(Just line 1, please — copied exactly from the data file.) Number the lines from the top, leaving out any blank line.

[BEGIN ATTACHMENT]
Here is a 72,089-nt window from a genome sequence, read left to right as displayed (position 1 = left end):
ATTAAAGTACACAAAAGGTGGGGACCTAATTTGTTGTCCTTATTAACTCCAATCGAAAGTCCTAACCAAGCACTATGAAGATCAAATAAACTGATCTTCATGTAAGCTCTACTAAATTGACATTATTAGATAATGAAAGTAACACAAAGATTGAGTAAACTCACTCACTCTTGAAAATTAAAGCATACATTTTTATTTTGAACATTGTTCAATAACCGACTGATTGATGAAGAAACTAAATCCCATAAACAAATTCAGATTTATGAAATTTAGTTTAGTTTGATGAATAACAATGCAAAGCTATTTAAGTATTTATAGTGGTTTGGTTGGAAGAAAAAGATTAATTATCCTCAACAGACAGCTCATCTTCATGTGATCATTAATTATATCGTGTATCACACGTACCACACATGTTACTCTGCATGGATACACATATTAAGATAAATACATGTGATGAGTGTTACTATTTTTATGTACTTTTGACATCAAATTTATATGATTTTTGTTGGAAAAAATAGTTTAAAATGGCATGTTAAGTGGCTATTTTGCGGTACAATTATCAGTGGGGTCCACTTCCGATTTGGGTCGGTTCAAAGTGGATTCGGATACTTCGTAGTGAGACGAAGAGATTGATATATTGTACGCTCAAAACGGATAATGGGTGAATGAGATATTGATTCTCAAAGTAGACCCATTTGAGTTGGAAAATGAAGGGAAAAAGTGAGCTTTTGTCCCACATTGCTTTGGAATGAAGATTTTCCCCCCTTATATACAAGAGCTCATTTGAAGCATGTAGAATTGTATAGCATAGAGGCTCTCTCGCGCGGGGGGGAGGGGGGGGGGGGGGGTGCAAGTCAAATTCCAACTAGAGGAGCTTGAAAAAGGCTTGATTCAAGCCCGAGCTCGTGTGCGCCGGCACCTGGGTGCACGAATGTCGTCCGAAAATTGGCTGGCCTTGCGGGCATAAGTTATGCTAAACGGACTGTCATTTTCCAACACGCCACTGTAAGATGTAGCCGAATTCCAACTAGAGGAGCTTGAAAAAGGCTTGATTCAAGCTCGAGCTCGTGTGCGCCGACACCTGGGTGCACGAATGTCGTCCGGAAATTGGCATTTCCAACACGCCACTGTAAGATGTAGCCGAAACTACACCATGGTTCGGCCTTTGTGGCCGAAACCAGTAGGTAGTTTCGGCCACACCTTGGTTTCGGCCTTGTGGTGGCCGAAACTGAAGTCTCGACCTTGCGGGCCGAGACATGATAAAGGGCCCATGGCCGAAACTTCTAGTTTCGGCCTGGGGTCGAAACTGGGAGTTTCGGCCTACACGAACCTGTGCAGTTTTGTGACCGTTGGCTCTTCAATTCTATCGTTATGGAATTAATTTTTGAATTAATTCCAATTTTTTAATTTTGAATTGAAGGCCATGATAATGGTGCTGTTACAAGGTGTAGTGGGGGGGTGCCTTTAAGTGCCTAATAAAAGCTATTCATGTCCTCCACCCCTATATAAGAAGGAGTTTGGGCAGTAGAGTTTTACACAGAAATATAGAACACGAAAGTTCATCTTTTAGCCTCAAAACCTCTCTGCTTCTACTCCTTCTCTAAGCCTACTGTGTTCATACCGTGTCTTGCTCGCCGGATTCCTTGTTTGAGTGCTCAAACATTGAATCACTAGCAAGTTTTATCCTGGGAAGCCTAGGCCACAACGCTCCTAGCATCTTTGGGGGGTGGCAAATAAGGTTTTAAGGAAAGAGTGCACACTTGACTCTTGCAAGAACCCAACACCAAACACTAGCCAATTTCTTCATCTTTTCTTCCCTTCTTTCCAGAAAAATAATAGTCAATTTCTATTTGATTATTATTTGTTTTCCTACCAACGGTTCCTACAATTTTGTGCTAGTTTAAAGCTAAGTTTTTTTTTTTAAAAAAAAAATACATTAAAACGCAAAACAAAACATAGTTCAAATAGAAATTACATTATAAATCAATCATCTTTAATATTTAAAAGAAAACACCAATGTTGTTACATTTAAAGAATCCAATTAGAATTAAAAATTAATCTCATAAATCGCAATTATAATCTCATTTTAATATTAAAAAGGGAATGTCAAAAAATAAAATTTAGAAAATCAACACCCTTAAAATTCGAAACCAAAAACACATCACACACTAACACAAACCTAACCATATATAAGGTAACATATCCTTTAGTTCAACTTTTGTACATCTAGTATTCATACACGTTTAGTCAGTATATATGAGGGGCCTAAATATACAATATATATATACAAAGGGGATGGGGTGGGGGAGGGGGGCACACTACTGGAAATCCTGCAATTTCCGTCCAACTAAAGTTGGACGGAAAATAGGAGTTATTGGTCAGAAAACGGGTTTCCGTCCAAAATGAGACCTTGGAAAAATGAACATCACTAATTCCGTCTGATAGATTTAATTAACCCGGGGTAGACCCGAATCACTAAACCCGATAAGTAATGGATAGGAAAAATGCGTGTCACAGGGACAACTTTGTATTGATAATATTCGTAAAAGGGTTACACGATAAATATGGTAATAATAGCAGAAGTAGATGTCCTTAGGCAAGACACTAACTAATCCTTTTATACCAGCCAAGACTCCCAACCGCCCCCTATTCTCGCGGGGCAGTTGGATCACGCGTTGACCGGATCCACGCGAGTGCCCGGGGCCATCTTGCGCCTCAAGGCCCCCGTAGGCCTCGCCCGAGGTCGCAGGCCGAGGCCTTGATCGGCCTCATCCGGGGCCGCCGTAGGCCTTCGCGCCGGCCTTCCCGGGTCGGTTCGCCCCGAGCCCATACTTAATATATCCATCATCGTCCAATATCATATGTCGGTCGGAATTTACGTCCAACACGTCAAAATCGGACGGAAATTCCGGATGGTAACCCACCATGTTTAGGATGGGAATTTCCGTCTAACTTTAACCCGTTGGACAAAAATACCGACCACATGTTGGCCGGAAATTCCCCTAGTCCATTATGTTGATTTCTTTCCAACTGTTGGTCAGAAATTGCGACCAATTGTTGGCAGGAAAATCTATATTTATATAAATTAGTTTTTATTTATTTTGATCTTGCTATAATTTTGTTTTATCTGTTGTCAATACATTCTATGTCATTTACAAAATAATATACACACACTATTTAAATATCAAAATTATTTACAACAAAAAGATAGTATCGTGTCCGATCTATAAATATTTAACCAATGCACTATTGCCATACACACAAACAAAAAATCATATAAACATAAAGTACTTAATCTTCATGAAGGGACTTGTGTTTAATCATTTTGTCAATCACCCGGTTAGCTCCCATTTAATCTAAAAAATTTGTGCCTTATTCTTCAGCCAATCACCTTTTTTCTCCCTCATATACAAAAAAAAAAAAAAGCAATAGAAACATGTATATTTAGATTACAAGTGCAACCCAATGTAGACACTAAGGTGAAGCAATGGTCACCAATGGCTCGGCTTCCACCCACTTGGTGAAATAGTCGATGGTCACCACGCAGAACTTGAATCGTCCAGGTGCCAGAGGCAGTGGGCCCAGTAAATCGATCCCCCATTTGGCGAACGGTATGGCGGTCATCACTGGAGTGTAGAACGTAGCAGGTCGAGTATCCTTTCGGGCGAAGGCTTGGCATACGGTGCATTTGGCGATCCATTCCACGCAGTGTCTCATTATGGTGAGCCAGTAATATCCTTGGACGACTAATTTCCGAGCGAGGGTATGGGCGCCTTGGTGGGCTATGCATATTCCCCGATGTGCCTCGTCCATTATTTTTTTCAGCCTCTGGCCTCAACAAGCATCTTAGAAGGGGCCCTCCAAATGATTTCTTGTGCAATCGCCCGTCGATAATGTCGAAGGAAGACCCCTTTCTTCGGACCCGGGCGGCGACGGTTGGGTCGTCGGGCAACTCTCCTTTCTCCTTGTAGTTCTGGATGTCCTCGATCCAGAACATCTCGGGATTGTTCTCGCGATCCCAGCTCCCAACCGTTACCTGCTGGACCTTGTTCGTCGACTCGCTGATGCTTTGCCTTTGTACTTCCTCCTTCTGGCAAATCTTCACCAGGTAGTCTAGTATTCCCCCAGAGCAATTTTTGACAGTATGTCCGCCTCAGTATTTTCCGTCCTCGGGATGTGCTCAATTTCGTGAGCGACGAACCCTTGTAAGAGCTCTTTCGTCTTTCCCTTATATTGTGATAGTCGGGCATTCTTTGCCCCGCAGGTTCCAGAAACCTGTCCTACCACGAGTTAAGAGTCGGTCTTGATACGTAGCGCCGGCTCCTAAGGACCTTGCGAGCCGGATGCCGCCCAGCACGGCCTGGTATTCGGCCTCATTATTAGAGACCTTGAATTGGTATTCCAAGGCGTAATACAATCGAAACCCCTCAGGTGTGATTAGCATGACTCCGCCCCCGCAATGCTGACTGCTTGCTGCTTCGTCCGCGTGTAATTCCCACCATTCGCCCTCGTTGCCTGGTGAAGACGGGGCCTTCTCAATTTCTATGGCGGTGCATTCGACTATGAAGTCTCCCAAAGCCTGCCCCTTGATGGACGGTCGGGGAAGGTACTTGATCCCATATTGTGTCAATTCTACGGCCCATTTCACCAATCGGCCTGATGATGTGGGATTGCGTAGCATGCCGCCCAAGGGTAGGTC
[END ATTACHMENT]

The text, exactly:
Here is a 72,089-nt window from a genome sequence, read left to right as displayed (position 1 = left end):